SAD END: Kangaroos are being hit by cars in suburban areas, including a male grey kangaroo on Elliott Heads Rd, outside Woongarra State School.
SAD END: Kangaroos are being hit by cars in suburban areas, including a male grey kangaroo on Elliott Heads Rd, outside Woongarra State School. Emma Reid

Motorists asked to watch for wildlife

MOTORISTS are being warned to watch out for wildlife between now and Christmas with kangaroos and wallabies more likely to be found near roadsides.

Over recent weeks a Bundaberg resident said she saw a number of dead kangaroos in built-up areas around Kepnock and Woongarra.

Wildlife carer Dave Derrett said it was likely the animals had sought food along the road edge.

"We see the animals gather on the edge of the road looking for the green feed which grows there from the run off from the road," Mr Derritt said.

"This happens a lot during Spring as the dry season comes to an end.

"People need to be on the look out especially around dusk and dawn as the animals are on the move to find feed or head home after feeding at this time."

Wildlife carer Judy Elliot said drought could be a cause in attracting native animals into suburban areas.

"I've had a lot of wallabies lately and the drought can play a part in this," Ms Elliot said.

"Open areas of grass bring them in close to town as well and with humans building into their territory.

"We just ask people to slow down when they know the animals are around."

A Department of Environment and Heritage Protection spokesperson said kangaroos can be found in suburban areas for a number of reasons.

"As urban development expands into wildlife habitat, people living on the fringes of this expansion will come into contact with native wildlife," they said.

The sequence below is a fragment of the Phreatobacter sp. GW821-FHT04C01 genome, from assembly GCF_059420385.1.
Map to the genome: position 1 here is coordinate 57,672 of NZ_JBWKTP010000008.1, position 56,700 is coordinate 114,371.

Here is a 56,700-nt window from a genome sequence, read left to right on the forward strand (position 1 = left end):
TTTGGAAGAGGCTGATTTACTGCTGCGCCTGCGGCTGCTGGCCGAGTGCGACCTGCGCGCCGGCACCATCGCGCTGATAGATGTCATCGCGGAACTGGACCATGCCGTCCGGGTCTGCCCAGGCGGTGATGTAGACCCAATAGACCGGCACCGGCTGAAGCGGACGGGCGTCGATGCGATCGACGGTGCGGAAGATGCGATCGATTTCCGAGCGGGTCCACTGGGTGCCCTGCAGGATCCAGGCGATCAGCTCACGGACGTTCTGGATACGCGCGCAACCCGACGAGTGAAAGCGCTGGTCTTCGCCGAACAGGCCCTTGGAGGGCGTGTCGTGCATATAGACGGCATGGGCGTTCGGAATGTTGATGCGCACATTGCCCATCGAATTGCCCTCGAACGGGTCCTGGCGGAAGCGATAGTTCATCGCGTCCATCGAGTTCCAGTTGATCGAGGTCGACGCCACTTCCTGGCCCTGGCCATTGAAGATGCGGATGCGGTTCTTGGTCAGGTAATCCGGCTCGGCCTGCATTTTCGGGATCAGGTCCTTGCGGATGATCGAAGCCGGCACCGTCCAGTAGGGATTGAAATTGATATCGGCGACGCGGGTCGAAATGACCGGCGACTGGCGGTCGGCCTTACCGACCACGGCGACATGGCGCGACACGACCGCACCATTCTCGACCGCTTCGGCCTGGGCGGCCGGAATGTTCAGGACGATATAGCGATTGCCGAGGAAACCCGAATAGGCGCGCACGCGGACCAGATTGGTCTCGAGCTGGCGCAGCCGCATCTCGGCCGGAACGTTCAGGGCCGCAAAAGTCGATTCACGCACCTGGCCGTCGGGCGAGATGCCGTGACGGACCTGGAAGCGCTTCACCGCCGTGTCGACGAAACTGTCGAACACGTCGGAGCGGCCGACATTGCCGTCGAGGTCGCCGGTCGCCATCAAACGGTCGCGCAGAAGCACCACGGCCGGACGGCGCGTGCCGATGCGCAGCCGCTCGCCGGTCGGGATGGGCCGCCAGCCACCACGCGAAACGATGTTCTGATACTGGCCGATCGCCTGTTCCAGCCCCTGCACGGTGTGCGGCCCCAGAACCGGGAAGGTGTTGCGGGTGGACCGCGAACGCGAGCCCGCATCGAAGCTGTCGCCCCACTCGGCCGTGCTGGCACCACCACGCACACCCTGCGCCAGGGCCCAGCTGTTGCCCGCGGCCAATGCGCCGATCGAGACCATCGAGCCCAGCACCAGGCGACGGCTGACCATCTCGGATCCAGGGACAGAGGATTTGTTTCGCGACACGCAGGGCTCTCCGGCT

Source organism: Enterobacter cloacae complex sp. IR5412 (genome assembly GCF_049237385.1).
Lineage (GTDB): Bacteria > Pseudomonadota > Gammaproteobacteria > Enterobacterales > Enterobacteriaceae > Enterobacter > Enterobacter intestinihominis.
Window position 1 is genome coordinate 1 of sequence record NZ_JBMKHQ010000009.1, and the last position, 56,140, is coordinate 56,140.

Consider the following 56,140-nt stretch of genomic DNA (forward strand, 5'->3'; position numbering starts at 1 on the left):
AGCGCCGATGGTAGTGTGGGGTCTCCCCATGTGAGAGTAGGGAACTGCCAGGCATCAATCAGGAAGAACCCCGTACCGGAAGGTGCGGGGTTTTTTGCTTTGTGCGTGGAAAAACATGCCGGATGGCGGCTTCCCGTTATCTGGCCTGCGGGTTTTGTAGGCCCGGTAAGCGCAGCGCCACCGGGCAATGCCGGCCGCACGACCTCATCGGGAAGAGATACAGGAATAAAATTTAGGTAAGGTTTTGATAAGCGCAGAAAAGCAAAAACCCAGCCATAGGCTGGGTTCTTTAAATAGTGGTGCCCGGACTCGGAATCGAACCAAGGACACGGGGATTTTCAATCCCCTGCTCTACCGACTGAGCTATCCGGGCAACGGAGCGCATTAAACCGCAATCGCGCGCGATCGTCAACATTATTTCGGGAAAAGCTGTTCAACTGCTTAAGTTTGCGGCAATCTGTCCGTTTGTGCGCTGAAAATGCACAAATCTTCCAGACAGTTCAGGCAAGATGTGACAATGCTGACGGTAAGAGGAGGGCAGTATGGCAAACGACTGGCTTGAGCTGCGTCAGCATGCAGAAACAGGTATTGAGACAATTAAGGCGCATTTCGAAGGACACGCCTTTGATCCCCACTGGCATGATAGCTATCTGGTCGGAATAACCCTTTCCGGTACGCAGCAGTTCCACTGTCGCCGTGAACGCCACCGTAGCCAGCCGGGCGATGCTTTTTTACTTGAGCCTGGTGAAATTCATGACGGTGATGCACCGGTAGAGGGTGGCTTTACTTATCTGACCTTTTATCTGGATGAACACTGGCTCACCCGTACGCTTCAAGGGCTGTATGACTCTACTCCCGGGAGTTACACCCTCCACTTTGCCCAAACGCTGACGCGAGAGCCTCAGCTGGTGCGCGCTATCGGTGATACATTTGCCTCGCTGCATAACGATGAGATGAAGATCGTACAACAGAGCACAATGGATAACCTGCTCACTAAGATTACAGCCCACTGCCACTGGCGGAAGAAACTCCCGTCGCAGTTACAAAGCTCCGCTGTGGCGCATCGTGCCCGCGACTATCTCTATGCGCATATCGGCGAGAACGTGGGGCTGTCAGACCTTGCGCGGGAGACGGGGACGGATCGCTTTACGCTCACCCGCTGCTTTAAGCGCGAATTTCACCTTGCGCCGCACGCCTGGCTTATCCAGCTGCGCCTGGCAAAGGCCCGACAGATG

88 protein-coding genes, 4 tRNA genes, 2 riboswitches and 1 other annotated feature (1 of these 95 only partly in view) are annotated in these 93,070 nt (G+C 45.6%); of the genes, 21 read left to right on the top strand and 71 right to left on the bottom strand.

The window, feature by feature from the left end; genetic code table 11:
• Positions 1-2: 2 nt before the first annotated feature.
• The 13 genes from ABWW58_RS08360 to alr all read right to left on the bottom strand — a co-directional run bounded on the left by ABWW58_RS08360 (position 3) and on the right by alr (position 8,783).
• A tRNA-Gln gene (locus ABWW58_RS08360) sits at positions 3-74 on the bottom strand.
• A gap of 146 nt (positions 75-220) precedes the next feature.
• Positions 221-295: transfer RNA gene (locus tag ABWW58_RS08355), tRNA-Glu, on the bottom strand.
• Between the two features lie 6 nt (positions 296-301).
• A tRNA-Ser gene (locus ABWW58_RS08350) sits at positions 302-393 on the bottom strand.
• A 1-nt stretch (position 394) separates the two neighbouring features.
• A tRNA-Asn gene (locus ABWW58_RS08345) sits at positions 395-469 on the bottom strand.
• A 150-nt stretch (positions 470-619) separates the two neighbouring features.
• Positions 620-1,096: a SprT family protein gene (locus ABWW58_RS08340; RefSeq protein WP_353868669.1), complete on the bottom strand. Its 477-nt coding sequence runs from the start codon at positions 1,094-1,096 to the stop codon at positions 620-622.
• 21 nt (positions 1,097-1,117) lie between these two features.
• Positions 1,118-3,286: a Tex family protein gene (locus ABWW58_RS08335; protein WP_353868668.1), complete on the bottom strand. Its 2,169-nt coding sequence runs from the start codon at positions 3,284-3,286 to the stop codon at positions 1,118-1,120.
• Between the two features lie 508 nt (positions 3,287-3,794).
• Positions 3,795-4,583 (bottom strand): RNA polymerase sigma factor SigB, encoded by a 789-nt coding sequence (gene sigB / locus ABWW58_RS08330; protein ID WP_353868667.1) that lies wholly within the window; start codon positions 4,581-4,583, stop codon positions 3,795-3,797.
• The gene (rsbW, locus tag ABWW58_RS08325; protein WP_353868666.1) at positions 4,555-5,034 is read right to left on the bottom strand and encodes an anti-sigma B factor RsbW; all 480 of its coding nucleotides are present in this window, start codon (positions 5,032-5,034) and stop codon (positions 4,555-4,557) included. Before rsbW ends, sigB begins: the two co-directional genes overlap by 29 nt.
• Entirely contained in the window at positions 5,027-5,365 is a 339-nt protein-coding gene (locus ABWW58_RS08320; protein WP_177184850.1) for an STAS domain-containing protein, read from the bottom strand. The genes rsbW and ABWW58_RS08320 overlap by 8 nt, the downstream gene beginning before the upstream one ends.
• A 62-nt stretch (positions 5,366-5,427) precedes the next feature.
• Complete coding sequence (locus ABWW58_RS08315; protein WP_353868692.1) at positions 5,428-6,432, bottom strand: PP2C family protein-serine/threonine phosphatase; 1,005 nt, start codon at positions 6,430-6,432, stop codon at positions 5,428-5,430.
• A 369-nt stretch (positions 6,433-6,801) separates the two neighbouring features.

"During times of drought, kangaroos and other native animals can enter urban areas seeking food and water. And kangaroos can adapt to urban environments if they provide shelter and water and grass to eat."

Bundaberg Regional Council Health and Regulatory Services spokesman Wayne Honor said up to a dozen requests per week were made to remove deceased animals.

"Public safety and especially the safety of the motoring public is a prime concern for (the) council and staff respond as quickly as possible to remove dead animals," Cr Honor said.

There is obviously also an element of sensitivity involved as no one like to see animals left in public view if it can be avoided."

Cr Honor said while all animals, when circumstances allowed, were collected as quickly as possible in urban areas, animals killed on roads in rural areas of the region may only be moved out of sight of the roadway if the location permits.

Reports concerning dead animals or a request to remove them can be made by contacting the Bundaberg Regional Council on 1300 883 699.



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